Getting Compensation for Medical Bills in a Colorado Personal Injury Case

Under Colorado law, a person injured in an accident has the right to hold the party that caused the accident responsible for his or her medical bills.

To get medical bills paid after a Colorado accident or injury, a person can look to:

  • the responsible party directly;
  • private health insurance;
  • government health insurance, e.g., Medicare;
  • Colorado's worker's compensation; or
  • a healthcare provider willing to work on a Colorado medical lien basis.

Who Pays the Medical Bills

The person or company that caused the injury should be responsible for your medical bills. Ideally, the responsible party will have sufficient insurance coverage for all your medical bills.

If not, the injured party can file a personal injury lawsuit against the person who caused the injury or accident. In the time between the accident and a successful lawsuit, an injured person may have to look towards other sources, such as those listed above.

What is Included in Medical Bills?

Medical bills are those costs arising out of the necessary care to treat the injury, including but not limited to:

  • hospital bills;
  • doctor visit invoices;
  • medical equipment costs;
  • rehabilitation costs;
  • long-term care costs;
  • ongoing and future medical costs;
  • mental health and psychological health care costs; and
  • medications.

If the injury had not occurred, these expenses would never have accrued. The person responsible should bear those costs, not the injured person.

What If I Don't Have Insurance?

An injured person without health insurance will still get treated at a Colorado hospital, and the hospital may be willing to work on a "lien basis."

This basically means that the hospital takes an interest in the potential personal injury case award up to the amount it is owed for treatment of the injured person. Colorado medical liens must fit code section requirements to be valid.

If I Have Insurance...

An injured person with health insurance will likely have his or her medical bills paid by their insurance company if the responsible party is not yet paying for it.

If so, the injured person's health insurer will be able to be reimbursed for its costs out of any trial award or out of court settlement amount. This is called a right to subrogation.

Proving Your Costs

To prove the costs of medical bills, the injured party should keep all:

  • hospital bills;
  • medical invoices;
  • receipts;
  • records of travel;
  • records of time lost from work; or
  • other costs associated with medical treatment of the injuries.

A successful personal injury lawsuit can result in all or nearly all of your medical bills being covered, as well as other damages, such as:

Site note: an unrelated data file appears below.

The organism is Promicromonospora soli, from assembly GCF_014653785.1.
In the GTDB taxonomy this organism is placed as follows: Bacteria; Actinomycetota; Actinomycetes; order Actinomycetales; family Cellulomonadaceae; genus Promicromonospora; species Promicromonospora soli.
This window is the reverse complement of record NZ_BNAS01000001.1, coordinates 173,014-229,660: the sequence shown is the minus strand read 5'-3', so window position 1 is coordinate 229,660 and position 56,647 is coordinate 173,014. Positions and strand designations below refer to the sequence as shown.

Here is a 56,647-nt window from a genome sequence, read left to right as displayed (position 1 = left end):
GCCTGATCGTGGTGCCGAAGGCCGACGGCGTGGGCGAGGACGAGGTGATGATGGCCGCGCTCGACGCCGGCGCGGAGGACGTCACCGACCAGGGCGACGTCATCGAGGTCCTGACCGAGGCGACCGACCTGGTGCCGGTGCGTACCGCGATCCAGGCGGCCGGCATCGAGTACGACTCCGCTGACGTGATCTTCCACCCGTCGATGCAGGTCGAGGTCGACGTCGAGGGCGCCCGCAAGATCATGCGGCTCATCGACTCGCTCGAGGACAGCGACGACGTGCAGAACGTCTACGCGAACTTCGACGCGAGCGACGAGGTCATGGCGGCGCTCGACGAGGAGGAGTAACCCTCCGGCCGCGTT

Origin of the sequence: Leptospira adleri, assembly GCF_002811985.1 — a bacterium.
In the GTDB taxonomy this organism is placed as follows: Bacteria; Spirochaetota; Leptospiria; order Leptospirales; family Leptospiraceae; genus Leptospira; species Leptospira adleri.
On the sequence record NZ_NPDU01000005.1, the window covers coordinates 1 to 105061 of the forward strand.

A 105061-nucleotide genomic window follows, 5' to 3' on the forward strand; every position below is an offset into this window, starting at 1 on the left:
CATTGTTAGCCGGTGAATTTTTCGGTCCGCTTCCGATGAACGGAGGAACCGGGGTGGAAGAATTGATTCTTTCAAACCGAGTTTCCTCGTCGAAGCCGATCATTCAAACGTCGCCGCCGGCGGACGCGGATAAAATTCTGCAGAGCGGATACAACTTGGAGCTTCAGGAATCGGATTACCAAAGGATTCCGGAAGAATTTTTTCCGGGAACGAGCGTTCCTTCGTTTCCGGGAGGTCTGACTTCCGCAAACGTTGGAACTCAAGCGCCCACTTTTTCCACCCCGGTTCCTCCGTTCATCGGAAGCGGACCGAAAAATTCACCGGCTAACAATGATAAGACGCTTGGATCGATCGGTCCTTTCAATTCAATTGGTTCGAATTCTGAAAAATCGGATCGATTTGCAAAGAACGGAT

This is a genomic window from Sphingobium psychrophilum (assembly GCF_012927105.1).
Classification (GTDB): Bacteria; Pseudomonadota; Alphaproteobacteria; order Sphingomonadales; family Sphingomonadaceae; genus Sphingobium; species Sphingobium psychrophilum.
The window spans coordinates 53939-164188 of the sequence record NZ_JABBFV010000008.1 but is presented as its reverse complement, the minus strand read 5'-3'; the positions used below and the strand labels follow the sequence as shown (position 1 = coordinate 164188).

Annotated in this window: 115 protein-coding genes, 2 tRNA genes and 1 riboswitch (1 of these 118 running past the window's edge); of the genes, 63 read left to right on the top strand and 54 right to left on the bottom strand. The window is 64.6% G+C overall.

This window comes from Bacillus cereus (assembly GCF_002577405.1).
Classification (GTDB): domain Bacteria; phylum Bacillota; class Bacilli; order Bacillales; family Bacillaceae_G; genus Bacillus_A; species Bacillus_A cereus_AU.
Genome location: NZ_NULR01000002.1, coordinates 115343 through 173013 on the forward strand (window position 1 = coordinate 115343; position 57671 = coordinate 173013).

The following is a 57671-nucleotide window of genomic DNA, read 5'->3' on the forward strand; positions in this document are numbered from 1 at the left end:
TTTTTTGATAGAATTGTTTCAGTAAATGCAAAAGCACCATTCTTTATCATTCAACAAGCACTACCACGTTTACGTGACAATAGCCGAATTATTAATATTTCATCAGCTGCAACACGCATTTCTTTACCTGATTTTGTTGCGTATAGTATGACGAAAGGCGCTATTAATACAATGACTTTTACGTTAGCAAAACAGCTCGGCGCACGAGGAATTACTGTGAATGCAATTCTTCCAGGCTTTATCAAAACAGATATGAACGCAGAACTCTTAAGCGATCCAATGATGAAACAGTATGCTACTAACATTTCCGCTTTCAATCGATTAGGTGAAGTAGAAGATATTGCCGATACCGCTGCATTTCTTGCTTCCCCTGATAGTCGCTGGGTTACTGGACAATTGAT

• lost wages;
  • loss of consortium;
  • pain and suffering damages; and
  • punitive damages (in limited cases).

Below, our Colorado personal injury attorneys address frequently asked questions about getting compensation for medical bills in personal injury lawsuits and the injuries you may have suffered:

Medical bills
Under Colorado law, a person injured in an accident has the right to hold the party that caused the accident responsible for his or her medical bills.

1. Who pays for medical bills after an accident in Colorado?

The person or company that caused the injury should be responsible for your medical bills. Ideally, the responsible party will have insurance which can cover most if not all of your medical bills.

If not, the injured party can file a personal injury lawsuit against the person who caused the injury or accident. In the time between the accident and a successful lawsuit, an injured person may have to look towards other sources, such as the following:

1.1 Can I use my own health insurance?

A person who is injured should be covered by his or her own health insurance for any injuries if coverage exists.

If the injured person's insurance pays for the medical bills, the insurance company will have a right to subrogation of any funds won at trial or through an out of court settlement.

1.2 Can I use Medicare or Medicaid?

Depending on the injured person's circumstances, he or she may be able to use Medicare1 or Medicaid to help pay medical bills until the personal injury lawsuit is successful.

Eligibility will often depend upon:

  • any private health insurance coverage;
  • the injured person's age;
  • the injured person's financial situation and income; and
  • whether the injured person is employed.

"Medicare" in Colorado is taken care of by Health First Colorado. Eligibility is primarily income based.2

1.3 Can I use Colorado's worker's compensation as a source for paying my medical bills?

If the injury or accident occurred in the course of a person's duties of employment, he or she may be able to use Colorado's worker's compensation program to help pay medical bills.3

Worker's compensation coverage and reimbursement can be incredibly complex and tricky to navigate without the help of an experienced Colorado attorney, but with the right help, an injured person can get appropriate medical bill coverage.

2. What is a "medical lien basis" for covering my medical bills?